AP Moller-Maersk A/S (t/a Maersk Line) v Kyokuyo Ltd, Court of Appeal - Civil Division, April 17, 2018, [2018] EWCA Civ 778,[2018] WLR(D) 224

Resolution Date:April 17, 2018
Issuing Organization:Civil Division
Actores:AP Moller-Maersk A/S (t/a Maersk Line) v Kyokuyo Ltd

Neutral Citation Number: [2018] EWCA Civ 778

Case No: A3/2017/1226/QBCMF






[2017] EWHC 654 (Comm)

Royal Courts of Justice

Strand, London, WC2A 2LL

Date: 17/04/2018






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Sara Masters QC and Daniel Bovensiepen (instructed by Bentleys, Stokes and Lowless) for the Appellant

Robert Thomas QC and Benjamin Coffer (instructed by Clyde & Co LLP) for the Respondent

Hearing dates: 13 and 14 March 2018

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Judgment ApprovedLord Justice Flaux:


  1. The appellant appeals against the Order of Andrew Baker J sitting in the Commercial Court dated 30 May 2017 whereby he determined a series of preliminary issues in favour of the respondent cargo interests. The appeal concerns the scope of the Hague and Hague-Visby Rules and their application to the carriage of goods by sea in containers.

    The factual background

  2. The factual background was common ground at the trial and before this Court. The respondent claims as the receiver of three container loads of frozen tuna shipped at Cartagena in Spain for carriage by the appellant to Japan. The containers formed part of an original booking for the carriage of 12 Super Freezer containers at -60°C from Cartagena Container Terminal to Maersk Yokohama Terminal via Valencia and Singapore. The cargo was booked by an entity called Fuentes on behalf of the respondent.

  3. The cargo in the three containers comprised frozen Bluefin tuna loins each weighing at least 20kg and up to 75kg and, in the case of container A, bags of frozen Bluefin tuna parts, each bag weighing 20kg plus or minus 10%. The containers were stuffed by the shippers and delivered to the appellant pre-stuffed. The frozen tuna loins were stuffed into the containers as individual items of cargo, without any wrapping, packaging or consolidation. The bags were stuffed into the containers as individual bags, without additional wrapping or packaging, and without consolidation. The three loads were made up as follows:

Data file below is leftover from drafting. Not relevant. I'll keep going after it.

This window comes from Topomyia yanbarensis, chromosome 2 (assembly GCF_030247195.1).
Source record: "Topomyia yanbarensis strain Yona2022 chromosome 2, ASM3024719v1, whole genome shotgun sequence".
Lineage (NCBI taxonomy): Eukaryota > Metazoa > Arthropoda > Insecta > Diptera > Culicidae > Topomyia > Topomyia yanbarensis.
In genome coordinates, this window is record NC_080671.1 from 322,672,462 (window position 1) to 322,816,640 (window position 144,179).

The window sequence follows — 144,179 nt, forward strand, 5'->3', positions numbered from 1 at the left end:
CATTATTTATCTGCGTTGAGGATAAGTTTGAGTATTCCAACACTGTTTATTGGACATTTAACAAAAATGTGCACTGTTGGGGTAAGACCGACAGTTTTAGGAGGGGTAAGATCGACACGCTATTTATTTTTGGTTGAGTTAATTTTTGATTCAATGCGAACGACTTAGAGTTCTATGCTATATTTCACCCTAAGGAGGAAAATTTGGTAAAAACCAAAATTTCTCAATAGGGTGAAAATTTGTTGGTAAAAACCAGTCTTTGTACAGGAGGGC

(i) Container A contained 206 frozen loins and the bags (said by the claimant to number 460).

    (ii) Container B contained 520 frozen loins.

    (iii) Container C contained 500 frozen loins. That container was re-stuffed into the Replacement Container at Barcelona following a possible malfunction of the refrigeration equipment of Container C.

  4. It was common ground that the three containers were received by the appellant pursuant to a contract or contracts of carriage incorporating the appellant's standard terms and conditions of carriage (``the Maersk Terms'') and containing an implied term that the shippers were entitled to demand that a bill or bills of lading be issued by the appellant. The respondent's title to sue was in issue on the pleadings but the judge proceeded on the basis that the respondent had good title to sue pursuant to the contract(s). This was not a matter in issue on the appeal.

  5. Maersk drew up and provided to the respondent a draft straight consigned bill of lading covering all 12 containers naming Caladeros de Mediterraneo S.L. (``Caladeros'') as shipper and the respondent as consignee. In the draft, under the rubric ``Particulars Furnished by Shipper'' and the standard form words: "Kind of Packages; Description of goods; Marks and Numbers; Container No./Seal No.", was stated: ``11 containers said to contain 5782 PCS FROZEN BLUEFIN TUNA LOINS'', listing those containers (which included Containers B and C) and the number of "PCS" and weight of tuna in each, and ``1 Container Said to Contain 666 PCS, 206 PCS FROZEN BLUEFIN TUNA LOINS, 460 BAGS FROZEN BLUEFIN TUNA OTHER PARTS'', identifying Container A as that container, repeating its contents as "666 PCS" and stating a weight for those contents.

  6. All twelve containers were shipped on Maersk Tangier on 24 November 2012. She sailed from Cartagena to Valencia, where nine of the twelve containers were transshipped on to Maersk Emden on 3 December 2012, but Containers A, B and C were not. They were transshipped instead onto Maersk Eindhoven, which departed Valencia on 3 January 2013. Due to an alarm triggering on Container C, it was discharged from Maersk Eindhoven at Barcelona. Its contents were re-stuffed into the Replacement Container, which was then shipped on Maersk Tangier on 13 January 2013.

  7. On 17 and 18 January 2013, the respondent made a request (to which the appellant agreed) that the destination of Container B and the Replacement Container be altered to Shimizu, requiring onward carriage by road from Yokohama to Shimizu.